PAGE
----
“She looks at product recommendations that we’ve personalized for her. She can access loyalty points. Maybe she even reaches out to her friends and community when she’s in a dressing room to get their opinion. Then for checkout, something like contactless payment will become really important.”

Create or Evolve Digital Footprint

For a lot of brands prior to 2020, blending the physical and digital shopping landscape was a nice to have. Now, it’s go digital or go home

In an article in Forbes, Chris Baker, founder of Totem Media notes, “DTCs have also demonstrated the willingness to ‘double down’ on key digital channels during times of stress. A good example of this can be found with DTCs that increased Facebook spending during the depths of the pandemic, while many traditional brands were pulling back from digital spend.”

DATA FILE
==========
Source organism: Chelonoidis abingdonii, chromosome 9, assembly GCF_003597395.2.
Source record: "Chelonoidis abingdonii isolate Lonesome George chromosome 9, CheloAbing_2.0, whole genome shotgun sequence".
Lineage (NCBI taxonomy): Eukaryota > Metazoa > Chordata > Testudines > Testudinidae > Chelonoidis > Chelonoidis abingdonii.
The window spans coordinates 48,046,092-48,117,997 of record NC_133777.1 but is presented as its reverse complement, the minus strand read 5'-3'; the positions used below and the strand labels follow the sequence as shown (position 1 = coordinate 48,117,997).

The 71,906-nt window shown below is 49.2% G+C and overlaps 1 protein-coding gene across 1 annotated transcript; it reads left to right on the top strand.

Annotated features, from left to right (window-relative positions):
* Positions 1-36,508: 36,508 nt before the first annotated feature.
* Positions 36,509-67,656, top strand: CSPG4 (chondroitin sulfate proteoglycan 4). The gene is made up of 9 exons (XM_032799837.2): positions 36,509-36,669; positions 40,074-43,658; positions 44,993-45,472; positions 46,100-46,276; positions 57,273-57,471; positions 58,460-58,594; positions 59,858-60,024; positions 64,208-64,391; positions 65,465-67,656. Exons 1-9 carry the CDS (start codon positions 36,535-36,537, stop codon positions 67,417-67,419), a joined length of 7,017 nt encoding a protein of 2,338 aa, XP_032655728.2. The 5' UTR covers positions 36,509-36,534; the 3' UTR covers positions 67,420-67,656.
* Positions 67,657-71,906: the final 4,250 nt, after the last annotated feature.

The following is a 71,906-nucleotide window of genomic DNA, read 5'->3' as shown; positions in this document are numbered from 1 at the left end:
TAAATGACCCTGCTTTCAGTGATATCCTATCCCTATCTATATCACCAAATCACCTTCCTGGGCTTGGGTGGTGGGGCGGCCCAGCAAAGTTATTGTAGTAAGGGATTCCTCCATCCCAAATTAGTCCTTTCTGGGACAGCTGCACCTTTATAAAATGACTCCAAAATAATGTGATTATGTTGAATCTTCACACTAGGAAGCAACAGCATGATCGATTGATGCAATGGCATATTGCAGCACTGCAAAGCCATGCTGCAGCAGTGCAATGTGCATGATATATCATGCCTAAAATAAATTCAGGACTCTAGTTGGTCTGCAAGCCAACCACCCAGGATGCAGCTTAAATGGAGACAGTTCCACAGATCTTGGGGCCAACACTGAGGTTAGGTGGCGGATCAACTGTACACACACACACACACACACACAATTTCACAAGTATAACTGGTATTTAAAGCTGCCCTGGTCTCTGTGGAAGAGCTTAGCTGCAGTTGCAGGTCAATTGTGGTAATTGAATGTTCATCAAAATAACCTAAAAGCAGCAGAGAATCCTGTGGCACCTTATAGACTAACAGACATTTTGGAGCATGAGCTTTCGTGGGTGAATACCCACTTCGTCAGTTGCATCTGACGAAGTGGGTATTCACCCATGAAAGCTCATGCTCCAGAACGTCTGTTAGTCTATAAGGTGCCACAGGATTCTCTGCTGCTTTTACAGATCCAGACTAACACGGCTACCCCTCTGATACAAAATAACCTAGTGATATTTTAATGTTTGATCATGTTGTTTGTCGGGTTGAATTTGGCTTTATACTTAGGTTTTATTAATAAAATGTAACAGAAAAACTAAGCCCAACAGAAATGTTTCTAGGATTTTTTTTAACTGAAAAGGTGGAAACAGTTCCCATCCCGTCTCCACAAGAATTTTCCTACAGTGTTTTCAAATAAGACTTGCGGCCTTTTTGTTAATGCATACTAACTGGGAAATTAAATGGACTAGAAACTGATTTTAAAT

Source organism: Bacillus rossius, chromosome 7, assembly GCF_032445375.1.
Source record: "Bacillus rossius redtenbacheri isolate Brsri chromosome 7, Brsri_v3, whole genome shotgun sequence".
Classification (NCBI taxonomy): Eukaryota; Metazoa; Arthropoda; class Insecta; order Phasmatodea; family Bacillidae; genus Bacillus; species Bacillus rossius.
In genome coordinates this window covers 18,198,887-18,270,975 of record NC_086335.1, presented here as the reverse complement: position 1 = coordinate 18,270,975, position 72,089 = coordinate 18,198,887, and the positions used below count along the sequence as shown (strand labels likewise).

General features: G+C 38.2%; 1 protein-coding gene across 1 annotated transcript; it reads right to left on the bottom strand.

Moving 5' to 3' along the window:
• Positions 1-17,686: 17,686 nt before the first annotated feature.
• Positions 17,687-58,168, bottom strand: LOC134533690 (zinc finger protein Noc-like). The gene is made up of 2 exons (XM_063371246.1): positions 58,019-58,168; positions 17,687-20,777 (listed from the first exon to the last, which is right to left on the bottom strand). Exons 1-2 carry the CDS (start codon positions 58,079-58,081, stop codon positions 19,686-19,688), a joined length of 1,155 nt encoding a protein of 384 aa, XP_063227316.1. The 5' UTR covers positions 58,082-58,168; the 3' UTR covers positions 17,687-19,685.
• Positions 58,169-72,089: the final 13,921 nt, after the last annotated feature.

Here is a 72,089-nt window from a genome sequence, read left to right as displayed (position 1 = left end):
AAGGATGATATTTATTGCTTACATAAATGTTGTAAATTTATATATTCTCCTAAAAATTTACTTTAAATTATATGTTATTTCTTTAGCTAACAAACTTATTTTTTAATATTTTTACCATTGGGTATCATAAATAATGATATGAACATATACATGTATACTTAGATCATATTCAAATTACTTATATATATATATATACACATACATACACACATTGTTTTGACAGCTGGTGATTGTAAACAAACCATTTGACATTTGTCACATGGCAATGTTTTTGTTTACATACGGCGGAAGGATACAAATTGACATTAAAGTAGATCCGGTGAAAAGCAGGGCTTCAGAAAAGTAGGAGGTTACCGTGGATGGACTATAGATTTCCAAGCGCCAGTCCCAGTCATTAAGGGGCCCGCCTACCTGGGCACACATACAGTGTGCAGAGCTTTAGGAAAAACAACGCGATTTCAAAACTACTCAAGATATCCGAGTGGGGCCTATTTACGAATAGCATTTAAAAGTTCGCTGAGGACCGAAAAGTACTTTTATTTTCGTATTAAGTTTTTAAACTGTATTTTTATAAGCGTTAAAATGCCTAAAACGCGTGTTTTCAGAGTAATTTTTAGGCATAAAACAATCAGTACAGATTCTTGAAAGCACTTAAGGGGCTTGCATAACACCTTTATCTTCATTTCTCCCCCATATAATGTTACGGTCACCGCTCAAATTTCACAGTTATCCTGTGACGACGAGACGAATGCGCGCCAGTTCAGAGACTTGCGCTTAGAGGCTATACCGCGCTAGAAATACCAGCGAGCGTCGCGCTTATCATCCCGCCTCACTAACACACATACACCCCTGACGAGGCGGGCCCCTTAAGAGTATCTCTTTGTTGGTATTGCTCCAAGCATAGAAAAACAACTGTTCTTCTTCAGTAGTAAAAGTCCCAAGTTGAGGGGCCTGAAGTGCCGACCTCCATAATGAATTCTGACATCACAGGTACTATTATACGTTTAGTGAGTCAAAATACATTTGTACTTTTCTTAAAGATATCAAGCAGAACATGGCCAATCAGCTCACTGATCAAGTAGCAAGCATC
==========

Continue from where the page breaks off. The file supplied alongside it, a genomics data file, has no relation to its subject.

The article goes on to report that, "The vast majority (85%) of respondents said they will invest further in Facebook during the second half of 2020. Other digital channels such as Instagram, Amazon and TikTok also rank high for new spending among direct-to-consumer brands polled."

If your brand is transitioning to a DTC model, you may not have the team infrastructure, research, or expertise to execute alone. In order to generate your own audience and become destinations within a storefront, you will need trusted partners who have experience in creating memorable in store and online experiences that attract and maintain the attention of your consumers. InStore Design Display is no stranger to helping brands create compelling and engaging in store experiences. IDD’s process, people, and century long track record of success are just a few of the tools we use to bring brands to life in the physical space in ways that are feasible and effective. New call-to-action